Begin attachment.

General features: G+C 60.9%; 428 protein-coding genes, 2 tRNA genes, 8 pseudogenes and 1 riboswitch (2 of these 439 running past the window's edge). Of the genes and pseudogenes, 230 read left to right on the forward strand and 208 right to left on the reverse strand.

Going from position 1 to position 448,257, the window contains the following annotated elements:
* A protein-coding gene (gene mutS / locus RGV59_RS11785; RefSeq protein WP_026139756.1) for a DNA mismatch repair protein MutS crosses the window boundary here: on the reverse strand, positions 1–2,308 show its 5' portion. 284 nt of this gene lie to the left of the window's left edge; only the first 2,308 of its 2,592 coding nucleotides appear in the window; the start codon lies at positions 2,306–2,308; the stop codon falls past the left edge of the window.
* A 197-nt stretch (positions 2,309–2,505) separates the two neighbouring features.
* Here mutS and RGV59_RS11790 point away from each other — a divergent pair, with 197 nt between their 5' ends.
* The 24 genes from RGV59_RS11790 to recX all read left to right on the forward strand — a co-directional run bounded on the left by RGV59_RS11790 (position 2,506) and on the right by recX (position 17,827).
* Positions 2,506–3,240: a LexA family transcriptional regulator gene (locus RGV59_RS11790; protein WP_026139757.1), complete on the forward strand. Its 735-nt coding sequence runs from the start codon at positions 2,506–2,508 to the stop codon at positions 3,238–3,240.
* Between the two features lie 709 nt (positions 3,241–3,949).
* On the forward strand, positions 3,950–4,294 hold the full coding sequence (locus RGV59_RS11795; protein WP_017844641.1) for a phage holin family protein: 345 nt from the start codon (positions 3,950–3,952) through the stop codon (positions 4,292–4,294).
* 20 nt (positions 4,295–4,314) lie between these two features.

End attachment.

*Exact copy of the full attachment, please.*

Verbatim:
General features: G+C 60.9%; 428 protein-coding genes, 2 tRNA genes, 8 pseudogenes and 1 riboswitch (2 of these 439 running past the window's edge). Of the genes and pseudogenes, 230 read left to right on the forward strand and 208 right to left on the reverse strand.

Going from position 1 to position 448,257, the window contains the following annotated elements:
* A protein-coding gene (gene mutS / locus RGV59_RS11785; RefSeq protein WP_026139756.1) for a DNA mismatch repair protein MutS crosses the window boundary here: on the reverse strand, positions 1–2,308 show its 5' portion. 284 nt of this gene lie to the left of the window's left edge; only the first 2,308 of its 2,592 coding nucleotides appear in the window; the start codon lies at positions 2,306–2,308; the stop codon falls past the left edge of the window.
* A 197-nt stretch (positions 2,309–2,505) separates the two neighbouring features.
* Here mutS and RGV59_RS11790 point away from each other — a divergent pair, with 197 nt between their 5' ends.
* The 24 genes from RGV59_RS11790 to recX all read left to right on the forward strand — a co-directional run bounded on the left by RGV59_RS11790 (position 2,506) and on the right by recX (position 17,827).
* Positions 2,506–3,240: a LexA family transcriptional regulator gene (locus RGV59_RS11790; protein WP_026139757.1), complete on the forward strand. Its 735-nt coding sequence runs from the start codon at positions 2,506–2,508 to the stop codon at positions 3,238–3,240.
* Between the two features lie 709 nt (positions 3,241–3,949).
* On the forward strand, positions 3,950–4,294 hold the full coding sequence (locus RGV59_RS11795; protein WP_017844641.1) for a phage holin family protein: 345 nt from the start codon (positions 3,950–3,952) through the stop codon (positions 4,292–4,294).
* 20 nt (positions 4,295–4,314) lie between these two features.